United States Preventive Services Task Force
United States Preventive Services Task Force. Screening for Oral Cancer: Recommendation Statement: United States Preventive Services Task Force. The Internet Journal of Otorhinolaryngology. 2003 Volume 3 Number 1.
Summary of Recommendation
The U.S. Preventive Services Task Force (USPSTF) concludes that the evidence is insufficient to recommend for or against routinely screening adults for oral cancer.
The USPSTF found no new good-quality evidence that screening for oral cancer leads to improved health outcomes for either high-risk adults (ie, those over the age of 50 who use tobacco) or for average-risk adults in the general population. It is unlikely that controlled trials of screening for oral cancer will ever be conducted in the general population because of the very low incidence of oral cancer in the United States. There is also no new evidence for the harms of screening. As a result, the USPSTF could not determine the balance between benefits and harms of screening for oral cancer.
Direct inspection and palpation of the oral cavity is the most commonly recommended method of screening for oral cancer, although there are little data on the sensitivity and specificity of this method. Screening techniques other than inspection and palpation are being evaluated but are still experimental.
Tobacco use in all forms is the biggest risk factor for oral cancer. Alcohol abuse combined with tobacco use increases risk.
Clinicians should be alert to the possibility of oral cancer when treating patients who use tobacco or alcohol.
Patients should be encouraged to not use tobacco and to limit alcohol use in order to decrease their risk for oral cancer as well as heart disease, stroke, lung cancer, and cirrhosis.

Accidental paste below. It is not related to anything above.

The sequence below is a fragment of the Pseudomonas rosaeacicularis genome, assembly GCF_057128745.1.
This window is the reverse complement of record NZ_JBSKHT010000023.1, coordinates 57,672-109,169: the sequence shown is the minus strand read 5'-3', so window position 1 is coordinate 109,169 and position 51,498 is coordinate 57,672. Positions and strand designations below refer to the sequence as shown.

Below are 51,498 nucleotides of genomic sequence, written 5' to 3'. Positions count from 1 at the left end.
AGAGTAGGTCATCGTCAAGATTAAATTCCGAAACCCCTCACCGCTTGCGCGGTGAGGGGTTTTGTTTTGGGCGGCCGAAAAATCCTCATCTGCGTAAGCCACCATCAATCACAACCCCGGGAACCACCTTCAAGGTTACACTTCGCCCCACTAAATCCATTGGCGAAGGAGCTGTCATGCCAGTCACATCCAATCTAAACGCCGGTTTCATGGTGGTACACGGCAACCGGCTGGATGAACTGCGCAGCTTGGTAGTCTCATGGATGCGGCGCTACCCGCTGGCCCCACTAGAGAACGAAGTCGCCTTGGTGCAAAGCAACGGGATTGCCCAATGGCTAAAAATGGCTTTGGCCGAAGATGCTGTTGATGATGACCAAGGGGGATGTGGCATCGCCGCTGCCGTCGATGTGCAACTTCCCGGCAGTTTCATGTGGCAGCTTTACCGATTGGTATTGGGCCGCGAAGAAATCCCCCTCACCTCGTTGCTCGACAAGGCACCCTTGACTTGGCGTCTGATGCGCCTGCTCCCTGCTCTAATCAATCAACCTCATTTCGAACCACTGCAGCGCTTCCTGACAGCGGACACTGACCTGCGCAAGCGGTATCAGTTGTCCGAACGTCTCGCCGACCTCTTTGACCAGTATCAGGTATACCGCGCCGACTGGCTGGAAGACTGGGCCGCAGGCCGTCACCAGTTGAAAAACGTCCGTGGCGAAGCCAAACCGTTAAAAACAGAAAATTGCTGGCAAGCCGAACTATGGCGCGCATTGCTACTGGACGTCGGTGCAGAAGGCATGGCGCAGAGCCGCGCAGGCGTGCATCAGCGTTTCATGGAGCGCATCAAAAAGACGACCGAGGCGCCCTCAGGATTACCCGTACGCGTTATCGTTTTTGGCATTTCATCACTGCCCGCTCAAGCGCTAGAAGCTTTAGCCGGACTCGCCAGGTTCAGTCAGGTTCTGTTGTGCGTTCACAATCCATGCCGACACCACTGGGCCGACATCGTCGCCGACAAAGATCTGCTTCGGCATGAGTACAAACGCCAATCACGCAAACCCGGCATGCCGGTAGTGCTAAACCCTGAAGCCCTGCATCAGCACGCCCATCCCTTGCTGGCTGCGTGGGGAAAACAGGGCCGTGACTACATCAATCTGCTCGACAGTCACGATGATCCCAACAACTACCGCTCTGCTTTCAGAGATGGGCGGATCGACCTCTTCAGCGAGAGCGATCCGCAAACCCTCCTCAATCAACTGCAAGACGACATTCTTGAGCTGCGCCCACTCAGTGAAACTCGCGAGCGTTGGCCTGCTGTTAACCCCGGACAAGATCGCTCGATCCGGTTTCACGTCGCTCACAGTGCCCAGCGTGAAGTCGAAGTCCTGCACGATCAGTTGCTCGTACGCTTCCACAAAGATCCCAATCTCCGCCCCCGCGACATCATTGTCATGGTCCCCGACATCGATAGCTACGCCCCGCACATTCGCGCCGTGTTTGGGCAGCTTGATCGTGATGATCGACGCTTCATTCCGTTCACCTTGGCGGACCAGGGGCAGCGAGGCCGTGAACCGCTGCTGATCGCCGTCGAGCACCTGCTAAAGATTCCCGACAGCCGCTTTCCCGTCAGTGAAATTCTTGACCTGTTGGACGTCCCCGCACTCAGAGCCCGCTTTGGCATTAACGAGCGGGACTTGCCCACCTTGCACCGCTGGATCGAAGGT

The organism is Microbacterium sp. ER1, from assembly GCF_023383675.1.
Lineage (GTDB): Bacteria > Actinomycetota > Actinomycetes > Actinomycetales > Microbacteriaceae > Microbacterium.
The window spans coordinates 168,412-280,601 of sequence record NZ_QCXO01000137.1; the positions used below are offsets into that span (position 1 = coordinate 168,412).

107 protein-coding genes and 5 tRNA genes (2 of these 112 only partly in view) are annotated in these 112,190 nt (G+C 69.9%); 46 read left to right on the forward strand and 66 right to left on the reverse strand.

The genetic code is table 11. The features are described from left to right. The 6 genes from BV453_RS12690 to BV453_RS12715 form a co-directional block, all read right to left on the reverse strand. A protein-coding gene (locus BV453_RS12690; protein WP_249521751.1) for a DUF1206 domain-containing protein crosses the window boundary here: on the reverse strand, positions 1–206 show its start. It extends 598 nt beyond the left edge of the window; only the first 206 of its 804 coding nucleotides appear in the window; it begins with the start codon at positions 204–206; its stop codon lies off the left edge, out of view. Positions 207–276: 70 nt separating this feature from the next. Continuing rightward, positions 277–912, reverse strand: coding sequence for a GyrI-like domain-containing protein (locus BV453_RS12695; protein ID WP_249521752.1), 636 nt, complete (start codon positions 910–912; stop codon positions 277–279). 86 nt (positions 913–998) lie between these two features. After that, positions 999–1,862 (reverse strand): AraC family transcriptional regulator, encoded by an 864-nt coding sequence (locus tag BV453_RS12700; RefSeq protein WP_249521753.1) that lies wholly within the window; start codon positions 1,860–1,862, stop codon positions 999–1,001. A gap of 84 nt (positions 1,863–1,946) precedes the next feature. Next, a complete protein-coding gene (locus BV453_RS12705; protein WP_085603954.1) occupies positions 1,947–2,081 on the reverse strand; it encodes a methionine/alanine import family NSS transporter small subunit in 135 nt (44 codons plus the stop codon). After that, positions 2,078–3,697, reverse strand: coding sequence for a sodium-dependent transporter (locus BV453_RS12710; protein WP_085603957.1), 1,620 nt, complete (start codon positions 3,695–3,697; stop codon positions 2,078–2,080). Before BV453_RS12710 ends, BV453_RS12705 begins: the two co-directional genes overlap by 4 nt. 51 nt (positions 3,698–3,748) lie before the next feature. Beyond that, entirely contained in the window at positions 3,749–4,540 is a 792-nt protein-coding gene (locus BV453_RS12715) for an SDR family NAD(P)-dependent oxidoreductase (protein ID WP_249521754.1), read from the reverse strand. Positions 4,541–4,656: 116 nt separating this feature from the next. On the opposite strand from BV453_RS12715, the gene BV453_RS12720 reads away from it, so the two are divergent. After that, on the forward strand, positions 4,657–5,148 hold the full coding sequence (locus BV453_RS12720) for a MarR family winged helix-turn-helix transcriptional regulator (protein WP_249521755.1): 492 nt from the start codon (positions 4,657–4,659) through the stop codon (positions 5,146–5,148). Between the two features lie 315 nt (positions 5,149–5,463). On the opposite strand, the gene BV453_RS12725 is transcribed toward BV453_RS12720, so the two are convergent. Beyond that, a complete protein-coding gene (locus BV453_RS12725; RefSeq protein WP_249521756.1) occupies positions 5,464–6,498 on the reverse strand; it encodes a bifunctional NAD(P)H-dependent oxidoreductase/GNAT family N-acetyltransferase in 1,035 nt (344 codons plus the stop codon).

Members of the U.S. Preventive Services Task Force* are Alfred O. Berg, MD, MPH, Chair, USPSTF (Professor and Chair, Department of Family Medicine, University of Washington, Seattle, WA); Janet D. Allan, PhD, RN, CS, Vice-chair (Dean, School of Nursing, University of Maryland Baltimore, Baltimore, MD); Ned Calonge, MD, MPH (Acting Chief Medical Officer, Colorado Department of Public Health and Environment, Denver, CO); Paul Frame, MD (Tri-County Family Medicine, Cohocton, NY, and Clinical Professor of Family Medicine, University of Rochester, Rochester, NY); Joxel Garcia, MD, MBA (Deputy Director, Pan American Health Organization, Washington, DC); Russell Harris, MD, MPH (Associate Professor of Medicine, Sheps Center for Health Services Research, University of North Carolina School of Medicine, Chapel Hill, NC); Mark S. Johnson, MD, MPH (Professor of Family Medicine, University of Medicine and Dentistry of New Jersey-New Jersey Medical School, Newark, NJ); Jonathan D. Klein, MD, MPH (Associate Professor, Department of Pediatrics, University of Rochester School of Medicine, Rochester, NY); Carol Loveland-Cherry, PhD, RN (Executive Associate Dean, School of Nursing, University of Michigan, Ann Arbor, MI); Virginia A. Moyer, MD, MPH (Professor, Department of Pediatrics, University of Texas at Houston, Houston, TX); C. Tracy Orleans, PhD (Senior Scientist, The Robert Wood Johnson Foundation, Princeton, NJ); Albert L. Siu, MD, MSPH (Professor of Medicine, Chief of Division of General Internal Medicine, Mount Sinai School of Medicine, New York, NY); Steven M. Teutsch, MD, MPH (Senior Director, Outcomes Research and Management, Merck & Company, Inc., West Point, PA); Carolyn Westhoff, MD, MSc (Professor of Obstetrics and Gynecology and Professor of Public Health, Columbia University, New York, NY); and Steven H. Woolf, MD, MPH (Professor, Department of Family Practice and Department of Preventive and Community Medicine and Director of Research Department of Family Practice, Virginia Commonwealth University, Fairfax, VA).
*Members of the Task Force at the time this recommendation was finalized. For a list of current Task Force members, go to http://www.ahrq.gov/clinic/uspstfab.htm.
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